Once an estate planning operative for only the rich and famous, trusts are commonly used today to facilitate estate planning for everyone. While empty-nesters downsize and seek out residences that are more maintenance free—such as co-ops or condos—they are also seeking to create an estate plan that insures a distribution of their assets with minimum tax consequences. Accordingly, co-op boards are increasingly faced with requests to approve transfer of ownership of co-op apartments to trusts. What are the ramifications of such transfers, and what should a board do when faced with such a request?
Generally, the co-op is at no greater risk with a trust as a shareholder than it would be with an individual. Therefore, there normally is no legal reason for a board to reject a requested transfer. However, a review of relevant documentation by counsel—as well as the reasons prompting the proposed transfer—is prudent to insure that there are no unusual issues raised with regard to the transfer of the cooperative’s stock shares to the trust.
Obviously, the trust instrument itself should be reviewed. It is appropriate to require the shareholder requesting the transfer to bear the burden of paying the co-op’s legal fees incurred in reviewing the necessary documentation associated with the requested transfer to the trust. Some trusts are such that the shareholder reserves the right to use the cooperative apartment for a fixed number of years.
In order to insure that an apartment is occupied only by the initially approved shareholder (the grantor to the trust) and his or her immediate family after the shares are transferred to the trust, the board should require the shareholder and his or her trustees to execute an occupancy agreement stipulating that the grantor and the grantor’s immediate family will be the sole occupants of the apartment throughout the term of the trust.
Furthermore, to insure that maintenance payments and assessment charges are made during the term of the trust, prior to approving any transfer to a trust, the board should seek a personal guarantee of the proprietary lease obligations by the grantor.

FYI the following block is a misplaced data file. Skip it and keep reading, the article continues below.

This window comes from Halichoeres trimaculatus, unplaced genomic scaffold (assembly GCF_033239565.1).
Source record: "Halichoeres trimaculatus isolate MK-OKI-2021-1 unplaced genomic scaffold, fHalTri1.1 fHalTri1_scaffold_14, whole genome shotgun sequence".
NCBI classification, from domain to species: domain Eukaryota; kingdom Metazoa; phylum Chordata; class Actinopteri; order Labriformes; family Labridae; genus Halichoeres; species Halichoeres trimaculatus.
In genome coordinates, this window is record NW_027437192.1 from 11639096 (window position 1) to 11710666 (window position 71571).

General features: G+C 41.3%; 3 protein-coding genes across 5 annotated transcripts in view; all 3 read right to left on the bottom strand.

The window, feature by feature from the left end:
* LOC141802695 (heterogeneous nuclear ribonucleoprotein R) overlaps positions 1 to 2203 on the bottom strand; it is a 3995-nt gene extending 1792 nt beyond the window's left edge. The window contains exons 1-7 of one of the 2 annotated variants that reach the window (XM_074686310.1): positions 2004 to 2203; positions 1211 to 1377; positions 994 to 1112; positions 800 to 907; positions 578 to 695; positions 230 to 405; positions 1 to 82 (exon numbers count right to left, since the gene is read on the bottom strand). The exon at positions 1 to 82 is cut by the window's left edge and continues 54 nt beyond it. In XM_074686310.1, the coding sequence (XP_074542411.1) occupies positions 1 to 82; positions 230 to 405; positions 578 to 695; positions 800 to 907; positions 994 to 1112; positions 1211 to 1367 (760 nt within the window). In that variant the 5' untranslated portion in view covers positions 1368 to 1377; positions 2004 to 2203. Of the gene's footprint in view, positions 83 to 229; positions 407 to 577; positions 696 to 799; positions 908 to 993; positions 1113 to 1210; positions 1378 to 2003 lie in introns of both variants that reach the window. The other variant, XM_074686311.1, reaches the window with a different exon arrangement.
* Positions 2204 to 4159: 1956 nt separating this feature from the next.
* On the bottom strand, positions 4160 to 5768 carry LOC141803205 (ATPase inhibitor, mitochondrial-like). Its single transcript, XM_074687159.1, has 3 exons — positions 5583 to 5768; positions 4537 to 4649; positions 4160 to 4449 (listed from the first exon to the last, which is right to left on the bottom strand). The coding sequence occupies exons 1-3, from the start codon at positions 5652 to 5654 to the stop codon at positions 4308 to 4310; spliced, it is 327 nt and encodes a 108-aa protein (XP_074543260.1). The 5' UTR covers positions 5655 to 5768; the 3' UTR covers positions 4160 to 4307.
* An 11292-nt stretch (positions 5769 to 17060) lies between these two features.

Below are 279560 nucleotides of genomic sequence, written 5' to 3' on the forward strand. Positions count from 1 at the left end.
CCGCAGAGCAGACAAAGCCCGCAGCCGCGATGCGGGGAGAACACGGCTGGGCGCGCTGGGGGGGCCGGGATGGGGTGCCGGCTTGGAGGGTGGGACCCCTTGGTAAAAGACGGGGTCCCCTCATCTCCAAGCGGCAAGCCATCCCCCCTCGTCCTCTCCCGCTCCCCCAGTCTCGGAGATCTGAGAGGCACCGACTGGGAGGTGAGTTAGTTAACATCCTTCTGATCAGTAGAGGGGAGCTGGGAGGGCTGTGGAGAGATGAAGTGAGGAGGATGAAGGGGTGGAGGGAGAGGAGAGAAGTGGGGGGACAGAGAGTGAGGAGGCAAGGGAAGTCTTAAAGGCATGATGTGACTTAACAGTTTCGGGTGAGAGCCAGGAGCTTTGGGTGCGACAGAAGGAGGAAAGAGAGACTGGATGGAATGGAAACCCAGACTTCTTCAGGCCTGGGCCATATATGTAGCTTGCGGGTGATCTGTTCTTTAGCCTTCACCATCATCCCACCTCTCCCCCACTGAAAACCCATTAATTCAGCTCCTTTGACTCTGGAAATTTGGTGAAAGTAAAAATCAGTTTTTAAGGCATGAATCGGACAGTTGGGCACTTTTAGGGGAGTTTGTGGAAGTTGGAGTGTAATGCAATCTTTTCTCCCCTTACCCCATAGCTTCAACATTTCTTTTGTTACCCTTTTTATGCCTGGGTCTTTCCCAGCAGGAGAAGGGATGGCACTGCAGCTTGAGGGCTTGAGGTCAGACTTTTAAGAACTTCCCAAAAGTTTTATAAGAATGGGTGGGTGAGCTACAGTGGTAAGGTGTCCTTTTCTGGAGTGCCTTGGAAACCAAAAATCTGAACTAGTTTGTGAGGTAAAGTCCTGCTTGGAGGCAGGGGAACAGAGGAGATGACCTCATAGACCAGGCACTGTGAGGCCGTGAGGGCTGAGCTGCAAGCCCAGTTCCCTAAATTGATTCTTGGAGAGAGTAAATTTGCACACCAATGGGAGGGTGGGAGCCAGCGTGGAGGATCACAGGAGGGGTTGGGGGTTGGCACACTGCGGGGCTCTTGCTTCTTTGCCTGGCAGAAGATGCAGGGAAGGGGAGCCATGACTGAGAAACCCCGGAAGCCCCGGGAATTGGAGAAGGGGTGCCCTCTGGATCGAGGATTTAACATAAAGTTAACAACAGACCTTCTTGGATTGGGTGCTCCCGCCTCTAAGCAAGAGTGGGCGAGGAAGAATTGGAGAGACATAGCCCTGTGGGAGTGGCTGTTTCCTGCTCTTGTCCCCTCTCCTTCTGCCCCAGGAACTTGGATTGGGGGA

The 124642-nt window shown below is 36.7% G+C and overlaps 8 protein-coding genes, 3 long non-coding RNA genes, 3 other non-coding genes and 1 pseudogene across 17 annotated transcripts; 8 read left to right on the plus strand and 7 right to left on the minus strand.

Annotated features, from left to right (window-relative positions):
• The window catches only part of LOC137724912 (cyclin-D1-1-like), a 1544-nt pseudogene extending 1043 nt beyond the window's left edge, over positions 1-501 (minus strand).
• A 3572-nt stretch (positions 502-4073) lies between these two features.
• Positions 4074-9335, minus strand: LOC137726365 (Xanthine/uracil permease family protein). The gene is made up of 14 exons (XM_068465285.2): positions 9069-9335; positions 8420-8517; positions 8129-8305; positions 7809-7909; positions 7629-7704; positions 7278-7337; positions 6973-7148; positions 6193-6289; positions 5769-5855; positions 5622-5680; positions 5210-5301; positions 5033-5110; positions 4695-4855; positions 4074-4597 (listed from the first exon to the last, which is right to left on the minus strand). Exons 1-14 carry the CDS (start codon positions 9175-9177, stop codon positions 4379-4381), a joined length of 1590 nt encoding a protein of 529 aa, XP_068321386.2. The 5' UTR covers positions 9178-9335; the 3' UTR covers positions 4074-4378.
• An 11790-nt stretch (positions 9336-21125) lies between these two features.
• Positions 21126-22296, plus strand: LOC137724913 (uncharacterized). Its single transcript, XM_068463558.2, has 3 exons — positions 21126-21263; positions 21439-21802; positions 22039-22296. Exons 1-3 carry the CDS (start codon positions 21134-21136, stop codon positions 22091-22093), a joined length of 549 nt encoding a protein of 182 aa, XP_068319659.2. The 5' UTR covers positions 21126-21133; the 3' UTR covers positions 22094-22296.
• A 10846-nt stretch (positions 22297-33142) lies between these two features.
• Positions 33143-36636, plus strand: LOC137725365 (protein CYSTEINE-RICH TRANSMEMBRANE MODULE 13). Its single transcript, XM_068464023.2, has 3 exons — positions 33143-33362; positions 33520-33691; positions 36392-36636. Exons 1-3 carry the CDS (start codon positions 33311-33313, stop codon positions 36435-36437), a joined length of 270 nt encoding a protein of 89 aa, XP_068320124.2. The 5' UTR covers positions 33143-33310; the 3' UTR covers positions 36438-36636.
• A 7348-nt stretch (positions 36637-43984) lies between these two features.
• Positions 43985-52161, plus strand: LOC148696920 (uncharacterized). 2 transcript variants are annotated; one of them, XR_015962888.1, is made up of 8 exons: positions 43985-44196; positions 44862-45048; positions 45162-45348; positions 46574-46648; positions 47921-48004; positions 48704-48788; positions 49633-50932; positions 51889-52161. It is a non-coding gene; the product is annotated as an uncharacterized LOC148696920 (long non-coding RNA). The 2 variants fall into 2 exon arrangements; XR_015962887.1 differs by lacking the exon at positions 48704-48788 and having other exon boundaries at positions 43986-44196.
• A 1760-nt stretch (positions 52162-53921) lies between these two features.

Finally, the board should receive written confirmation from the grantor that:
• The trust agreement provided to the co-op for review is the agreement currently in existence and that there are no amendments.
• That the trustees are as represented in the trust agreement and that they have the authority to execute the proprietary lease and occupancy agreement.
• That any successor trustees are bound by the building’s proprietary lease and occupancy agreement.
Thus, during the fixed term reserved by the grantor to reside in the apartment, there are few issues of concern to the board. However, upon the expiration of the fixed term, the shares held by the trust pass to the designated beneficiaries. The grantor will then have to sublease the apartment from the designated beneficiaries.
Therefore, when co-op board considers the initial request to transfer the apartment to a trust, it must also decide whether to consent to the subsequent transfer to the designated beneficiaries at the expiration of the fixed term of the trust, and possibly the sublease of the apartment to the grantor.
If the board decides to consent only to the initial transfer of the shares to the trust—leaving the issue of a subsequent transfer to designated beneficiaries and a possible sublease agreement for later review and consideration—then the board must make that clear in a writing countersigned by the grantor.
In sum, although a co-op board has an absolute right to withhold consent to a trust transfer for any reason, it is clear that a board can, with the advice of counsel, obtain adequate insurance such that there will generally be no legal reason for a board to reject a proposed transfer of shares to a trust. n
Al Pennisi is a principal with the Queens law firm of Pennisi Daniels & Norelli, and is president of the Federation of New York Housing Cooperatives & Condominiums (FNYHC).
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